15p Olivar Artwork
15p Tormes Artwork
15p Martinez Artwork
15p Montanez Artwork
Souvenir Sheets of One (5,000)
100p Ferdinand Magellan Circulating Note
Layout Artist: Maria Aimee J. Cabingao
Stamp Designs; From winners of PNB
Centennial Stamp Design Contest: Kenneth Olivar, Culiat High School
Category); Jean Christian Tormes, Philippine Institute of
Quezon City (Student Category); Jericho Martinez, Las Piņas
City (Open Category); Michael Montaņez, Bacoor, Cavite (Open
Category). Souvenir Sheet Design: 1920 PNB Circulating
Note featuring Ferdinand Magellan.
First Day Covers: Manila
Philippine National Bank - 100th Anniversary
Philippine National Bank was established as a government-owned
banking institution on July 22, 1916.
Its primary mandate was to provide financial services to
Philippine industry and agriculture and support the government's
economic development effort. During
World War I, there was a huge demand for the country's major exports
namely: sugar, copra, coconut oil, Manila hemp and tobacco. However,
not much was being done to develop the industries that produced
these sought-after crops since access to credit facilities was
limited. To solve this problem, Henderson Martin, Vice Governor of
the Philippines, together with Mr. Miguel Cuaderno (who later became
Central Bank governor) drafted the charter for a national bank.
In February 4, 1916, Public Act 2612 was passed by the Philippine
legislature providing for the establishment of the PNB to replace
the small P1 million government-owned Agricultural Bank. PNB's first
head office was the Masonic Temple along Escolta, the then "Wall
Street of the Philippines" in the bustling district of Sta. Cruz in
Manila. An American, H. Parker Willis, was its first president.
With PNB's establishment, Filipinos found a bank of their own. PNB
was authorized to grant short and long-term loans to agriculture and
industry. The Filipino farmers then could avail of loans with
interest between 8% to 10% per annum. PNB was also authorized to
receive deposits, open foreign credits and rediscount bills. It was
also given the special power to issue circulating notes. As such,
PNB functioned as the de facto Central Bank of the country until
In 1917, PNB marked its entry in the field of international banking
when it opened its New York Branch. The following year, it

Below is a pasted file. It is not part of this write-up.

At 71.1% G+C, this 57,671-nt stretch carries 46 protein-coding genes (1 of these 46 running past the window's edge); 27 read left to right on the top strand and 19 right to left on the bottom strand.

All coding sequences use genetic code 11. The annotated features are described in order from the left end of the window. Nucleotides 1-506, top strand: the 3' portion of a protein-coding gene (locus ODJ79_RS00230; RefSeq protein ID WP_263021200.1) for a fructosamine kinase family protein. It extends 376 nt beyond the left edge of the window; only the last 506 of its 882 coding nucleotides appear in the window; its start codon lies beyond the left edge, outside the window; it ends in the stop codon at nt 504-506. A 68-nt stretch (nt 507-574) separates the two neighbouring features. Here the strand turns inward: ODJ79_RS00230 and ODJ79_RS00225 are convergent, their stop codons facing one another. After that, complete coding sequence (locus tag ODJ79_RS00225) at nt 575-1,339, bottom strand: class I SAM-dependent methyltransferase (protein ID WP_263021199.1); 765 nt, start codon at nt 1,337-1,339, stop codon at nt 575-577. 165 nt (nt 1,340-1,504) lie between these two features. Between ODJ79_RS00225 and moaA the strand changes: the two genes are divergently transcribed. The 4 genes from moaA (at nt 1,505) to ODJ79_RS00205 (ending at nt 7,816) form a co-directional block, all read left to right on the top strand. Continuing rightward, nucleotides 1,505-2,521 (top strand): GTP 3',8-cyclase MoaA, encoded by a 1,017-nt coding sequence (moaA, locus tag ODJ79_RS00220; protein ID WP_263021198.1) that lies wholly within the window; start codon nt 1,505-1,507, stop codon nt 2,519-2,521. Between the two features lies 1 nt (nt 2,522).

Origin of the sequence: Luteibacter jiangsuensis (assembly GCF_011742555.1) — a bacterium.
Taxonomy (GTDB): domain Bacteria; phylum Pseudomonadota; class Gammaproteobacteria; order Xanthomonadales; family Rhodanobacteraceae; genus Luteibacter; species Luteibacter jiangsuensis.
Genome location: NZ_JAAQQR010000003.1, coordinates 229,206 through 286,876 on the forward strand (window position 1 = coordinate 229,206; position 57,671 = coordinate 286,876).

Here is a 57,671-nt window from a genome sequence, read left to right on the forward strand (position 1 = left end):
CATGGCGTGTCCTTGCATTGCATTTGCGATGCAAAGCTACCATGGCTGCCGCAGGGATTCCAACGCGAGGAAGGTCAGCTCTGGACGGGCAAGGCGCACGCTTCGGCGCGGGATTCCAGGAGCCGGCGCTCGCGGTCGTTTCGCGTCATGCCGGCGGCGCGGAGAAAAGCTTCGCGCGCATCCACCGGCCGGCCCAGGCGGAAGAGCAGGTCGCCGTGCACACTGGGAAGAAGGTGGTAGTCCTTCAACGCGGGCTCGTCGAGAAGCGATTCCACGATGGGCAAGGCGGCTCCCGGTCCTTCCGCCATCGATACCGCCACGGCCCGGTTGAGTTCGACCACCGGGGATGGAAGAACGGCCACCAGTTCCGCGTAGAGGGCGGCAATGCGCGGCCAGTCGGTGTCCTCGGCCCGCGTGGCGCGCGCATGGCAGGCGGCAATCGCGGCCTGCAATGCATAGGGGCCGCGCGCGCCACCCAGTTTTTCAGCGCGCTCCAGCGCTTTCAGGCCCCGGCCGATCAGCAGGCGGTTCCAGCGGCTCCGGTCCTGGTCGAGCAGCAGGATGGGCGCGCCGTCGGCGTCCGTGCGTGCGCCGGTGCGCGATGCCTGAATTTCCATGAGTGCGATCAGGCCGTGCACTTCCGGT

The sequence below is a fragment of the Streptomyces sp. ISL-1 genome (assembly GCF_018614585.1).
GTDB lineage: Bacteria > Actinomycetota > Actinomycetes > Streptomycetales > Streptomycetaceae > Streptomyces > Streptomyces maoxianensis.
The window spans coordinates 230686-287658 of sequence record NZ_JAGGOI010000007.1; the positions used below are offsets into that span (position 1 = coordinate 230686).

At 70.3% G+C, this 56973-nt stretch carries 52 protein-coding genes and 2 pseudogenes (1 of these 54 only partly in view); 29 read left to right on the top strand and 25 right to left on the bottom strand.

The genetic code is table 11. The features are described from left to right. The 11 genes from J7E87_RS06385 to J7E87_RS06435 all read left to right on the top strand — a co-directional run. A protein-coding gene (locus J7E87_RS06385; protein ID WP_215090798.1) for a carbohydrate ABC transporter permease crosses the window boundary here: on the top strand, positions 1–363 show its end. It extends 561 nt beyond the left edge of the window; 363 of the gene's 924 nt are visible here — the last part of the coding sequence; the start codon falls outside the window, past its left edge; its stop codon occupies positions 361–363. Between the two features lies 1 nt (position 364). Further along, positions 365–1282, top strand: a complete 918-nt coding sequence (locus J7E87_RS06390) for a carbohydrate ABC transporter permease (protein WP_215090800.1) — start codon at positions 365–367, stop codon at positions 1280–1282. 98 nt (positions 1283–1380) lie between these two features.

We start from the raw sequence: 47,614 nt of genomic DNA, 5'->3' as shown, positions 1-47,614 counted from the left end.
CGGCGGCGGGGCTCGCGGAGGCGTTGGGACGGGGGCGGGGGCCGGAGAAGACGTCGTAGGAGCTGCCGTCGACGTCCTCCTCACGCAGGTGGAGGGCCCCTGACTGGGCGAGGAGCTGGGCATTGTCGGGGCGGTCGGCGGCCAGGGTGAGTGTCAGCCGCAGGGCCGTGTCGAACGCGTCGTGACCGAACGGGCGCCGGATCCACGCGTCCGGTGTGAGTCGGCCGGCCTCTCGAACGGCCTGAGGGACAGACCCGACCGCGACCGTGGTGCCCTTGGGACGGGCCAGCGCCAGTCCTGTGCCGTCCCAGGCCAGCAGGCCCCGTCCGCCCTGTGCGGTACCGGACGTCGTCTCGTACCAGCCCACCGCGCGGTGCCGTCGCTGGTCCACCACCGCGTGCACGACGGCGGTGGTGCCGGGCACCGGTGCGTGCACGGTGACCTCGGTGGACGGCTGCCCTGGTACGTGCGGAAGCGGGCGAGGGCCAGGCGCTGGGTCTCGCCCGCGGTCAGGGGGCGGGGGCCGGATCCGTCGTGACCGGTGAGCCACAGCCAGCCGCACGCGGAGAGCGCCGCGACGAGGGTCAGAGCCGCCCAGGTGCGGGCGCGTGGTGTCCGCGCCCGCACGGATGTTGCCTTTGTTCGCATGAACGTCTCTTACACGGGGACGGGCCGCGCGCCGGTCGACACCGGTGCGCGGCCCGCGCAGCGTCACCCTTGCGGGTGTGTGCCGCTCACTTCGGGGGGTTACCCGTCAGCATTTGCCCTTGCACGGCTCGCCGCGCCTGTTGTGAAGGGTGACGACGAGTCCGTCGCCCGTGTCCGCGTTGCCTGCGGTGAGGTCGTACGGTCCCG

established five more domestic branches and another overseas branch
in Shanghai, China.
During World War II, PNB briefly ceased
operations in January 1942 but reopened the next month under the
supervision of Japanese authorities. After the war, PNB reopened
immediately and acquired the assets and assumed the liabilities of
the banking division of the National Treasury.
However, with the establishment of Central Bank of the
Philippines in 1949, PNB's role as issuer of currency notes,
custodianship of bank reserves, sole depository of government funds
and clearing house of the banking system ceased.
In 1955, it was authorized to operate as an investment bank with
powers to own shares and to issue debentures. In 1963, it
established the National Investment and Development Corporation to
engage primarily in long-term and equity financing of business
Between 1967 and 1979, PNB continued to expand its
operations by opening offices in London, Singapore, Djakarta,
Honolulu and Amsterdam. In the domestic field, it opened 14
provincial branches. It was also during this period that the Bank
started the Dollar Remittance Program.
In 1980, PNB became the first universal bank in the country.
\In 1989, the
privatization of PNB started when 30 per cent of its outstanding
stocks were offered to the public and its stocks were listed in the
stock exchange. In 1992,
PNB became the first Philippine bank to reach the P100 billion mark
In 1996, the Securities and Exchange Commission approved the Bank's
new Articles of Incorporation and by-laws and the change in the
status of PNB from a government-based to a private corporation with
the control of the government reduced to 46 per cent.
At the turnover rites on July
23, 1996, President Fidel V. Ramos declared:
PNB is the bank for the Filipino wherever he or she may be -- in the
country's centers of commerce and industry, in the far reaches of
the countryside, and even in
many places across the globe."
In 1999, a group of new private stockholders led by Dr. Lucio C.
Tan acquired approximately 35% of the total outstanding capital
stock of PNB. In early 2000, the group increased its share in
the Bank to 69.32% and pumped in nearly P20 billion fresh capital in
less than one year. This was done to emphasize the commitment of the
new stockholders to the improvement of the Bank's financial
Today, PNB remains as one of the largest banks in the country with a
wide array of competitive banking products to answer for the diverse
needs of its huge clientele including more than 2 million